The political evolution of Del Norte County Sheriff Dean Wilson is intriguing, and in some cases confusing.
Intriguing because a high-profile law enforcement officer is openly staking out partisan political positions, on the job. Confusing because some of those stands seem to have little to do with law enforcement, and yet he contends that he wouldn’t be doing his job as sheriff if he wasn’t addressing them.
Wilson’s contention that the federal government has been heavy-handed and obtrusive in its dealings with local jurisdictions such as Del Norte County may resonate with a lot of local residents. While there are nearly equal numbers of Republicans and Democrats here, this is a conservative electorate that supported McCain over Obama even while the latter was winning the presidency in a landslide in 2008.
Many locals will tell you things are unbalanced here thanks to outside meddling. It’s not that they want to cut down all the old-growth redwoods in an effort to stimulate the logging industry and give ourselves an economic shot in the arm. But they sure as heck think there should be more public access, for recreational and economic purposes, to a lot of the other publically held land that makes up about three-quarters of the county.
Of course, there are also plenty of people here who would contend that federal and state involvement in Del Norte has been more positive than negative in terms of protecting the environment, preserving natural resources and making the area more attractive to tourists.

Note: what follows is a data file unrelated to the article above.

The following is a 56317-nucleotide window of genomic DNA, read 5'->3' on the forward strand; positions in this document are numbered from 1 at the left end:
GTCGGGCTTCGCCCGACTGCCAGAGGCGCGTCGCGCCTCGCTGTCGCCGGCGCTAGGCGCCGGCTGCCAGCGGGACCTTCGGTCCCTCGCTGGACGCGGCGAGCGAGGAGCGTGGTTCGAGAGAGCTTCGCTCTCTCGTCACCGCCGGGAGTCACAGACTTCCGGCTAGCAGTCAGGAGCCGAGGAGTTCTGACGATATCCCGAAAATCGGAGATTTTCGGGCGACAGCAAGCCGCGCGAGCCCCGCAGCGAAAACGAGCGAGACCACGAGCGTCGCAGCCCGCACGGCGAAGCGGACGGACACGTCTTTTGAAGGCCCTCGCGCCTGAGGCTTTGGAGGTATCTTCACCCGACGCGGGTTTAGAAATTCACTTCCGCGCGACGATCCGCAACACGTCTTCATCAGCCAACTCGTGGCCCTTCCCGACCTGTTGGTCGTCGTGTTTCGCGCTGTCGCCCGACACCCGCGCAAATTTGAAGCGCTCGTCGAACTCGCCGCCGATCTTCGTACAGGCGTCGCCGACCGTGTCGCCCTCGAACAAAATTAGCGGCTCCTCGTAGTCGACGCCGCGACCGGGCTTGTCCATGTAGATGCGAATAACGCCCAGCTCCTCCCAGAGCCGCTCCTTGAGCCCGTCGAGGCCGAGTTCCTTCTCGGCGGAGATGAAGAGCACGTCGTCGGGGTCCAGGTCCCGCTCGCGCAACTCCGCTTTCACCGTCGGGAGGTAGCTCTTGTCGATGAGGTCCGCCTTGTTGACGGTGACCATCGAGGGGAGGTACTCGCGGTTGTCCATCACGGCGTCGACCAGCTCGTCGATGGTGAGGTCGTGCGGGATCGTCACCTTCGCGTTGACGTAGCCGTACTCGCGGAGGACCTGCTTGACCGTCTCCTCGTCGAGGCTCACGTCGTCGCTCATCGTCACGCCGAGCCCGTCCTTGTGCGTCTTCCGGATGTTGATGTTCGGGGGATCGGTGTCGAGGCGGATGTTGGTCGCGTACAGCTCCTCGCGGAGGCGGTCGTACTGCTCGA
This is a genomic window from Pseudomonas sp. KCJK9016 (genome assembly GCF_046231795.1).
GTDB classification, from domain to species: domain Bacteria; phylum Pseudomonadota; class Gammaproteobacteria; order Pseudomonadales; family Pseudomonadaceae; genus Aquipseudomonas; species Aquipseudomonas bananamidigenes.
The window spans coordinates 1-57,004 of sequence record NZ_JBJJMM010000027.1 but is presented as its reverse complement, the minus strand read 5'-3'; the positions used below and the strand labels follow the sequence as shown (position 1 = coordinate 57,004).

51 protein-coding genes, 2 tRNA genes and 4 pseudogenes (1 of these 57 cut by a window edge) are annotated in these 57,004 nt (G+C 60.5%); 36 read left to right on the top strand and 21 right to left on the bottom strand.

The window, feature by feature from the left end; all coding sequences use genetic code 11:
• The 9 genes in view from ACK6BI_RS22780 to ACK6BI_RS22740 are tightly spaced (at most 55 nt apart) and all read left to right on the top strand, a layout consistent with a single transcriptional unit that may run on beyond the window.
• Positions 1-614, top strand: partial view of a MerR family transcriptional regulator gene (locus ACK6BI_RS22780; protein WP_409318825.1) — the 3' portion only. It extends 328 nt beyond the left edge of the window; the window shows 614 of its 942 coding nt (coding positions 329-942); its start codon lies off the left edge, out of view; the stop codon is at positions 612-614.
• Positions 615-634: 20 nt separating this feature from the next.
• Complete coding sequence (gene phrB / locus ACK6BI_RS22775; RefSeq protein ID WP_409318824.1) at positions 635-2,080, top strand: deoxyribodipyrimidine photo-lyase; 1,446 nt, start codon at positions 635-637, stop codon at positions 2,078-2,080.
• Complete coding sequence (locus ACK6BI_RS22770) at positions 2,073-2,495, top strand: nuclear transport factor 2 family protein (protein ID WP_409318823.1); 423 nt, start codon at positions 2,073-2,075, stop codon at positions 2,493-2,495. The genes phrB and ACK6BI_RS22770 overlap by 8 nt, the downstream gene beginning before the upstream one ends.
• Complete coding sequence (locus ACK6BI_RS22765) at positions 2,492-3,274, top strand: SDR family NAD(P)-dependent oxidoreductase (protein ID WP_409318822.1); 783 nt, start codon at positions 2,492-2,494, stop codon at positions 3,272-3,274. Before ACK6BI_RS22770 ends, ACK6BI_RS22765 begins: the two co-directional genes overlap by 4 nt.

It’s been an ongoing debate here for a long time, and Wilson siding with what is likely a local majority on the issue of the feds in Del Norte is just that, one more person taking a public stand. Using one’s office as a bully pulpit is an American tradition.
The question is how much of our sheriff’s time do we want taken up with partisan politicking instead of the nitty-gritty work of policing a geographically big area with very limited resources. Wilson says his department’s budget might not be so tight if federal regulations were loosened, resulting in a local economic resurgence. But it goes beyond worrying about law enforcement resources. Wilson is implying that his duty as sheriff is to pursue political change to protect the overall health and welfare of the citizenry.
Are we better served by having our sheriff speak to hundreds of people at what was clearly a politically partisan rally in Yreka, or by having him in his office or at least somewhere in Del Norte, leading the day-to-day efforts of his staff?
It should be noted that Wilson said he paid his own expenses for his Yreka appearance. But he was wearing his Del Norte County uniform, and he was in essence on company time.
As an elected official, it’s up to Wilson how he spends his workdays as sheriff. And when voters re-elected him in 2010, they knew he was the founder of the local Tea Party. Neither of those facts proves that his increasing political involvement is necessarily good for Del Norte.
Better to be in the office or on the stump? Really it’s a question that could be asked of any of our public officials, many of whom travel outside the county for what they perceive as job-related duties.
That’s why the Triplicate this week requested the travel records of all top county and city officials for an upcoming report on who travels where, and why, and at what cost.
— Del Norte Triplicate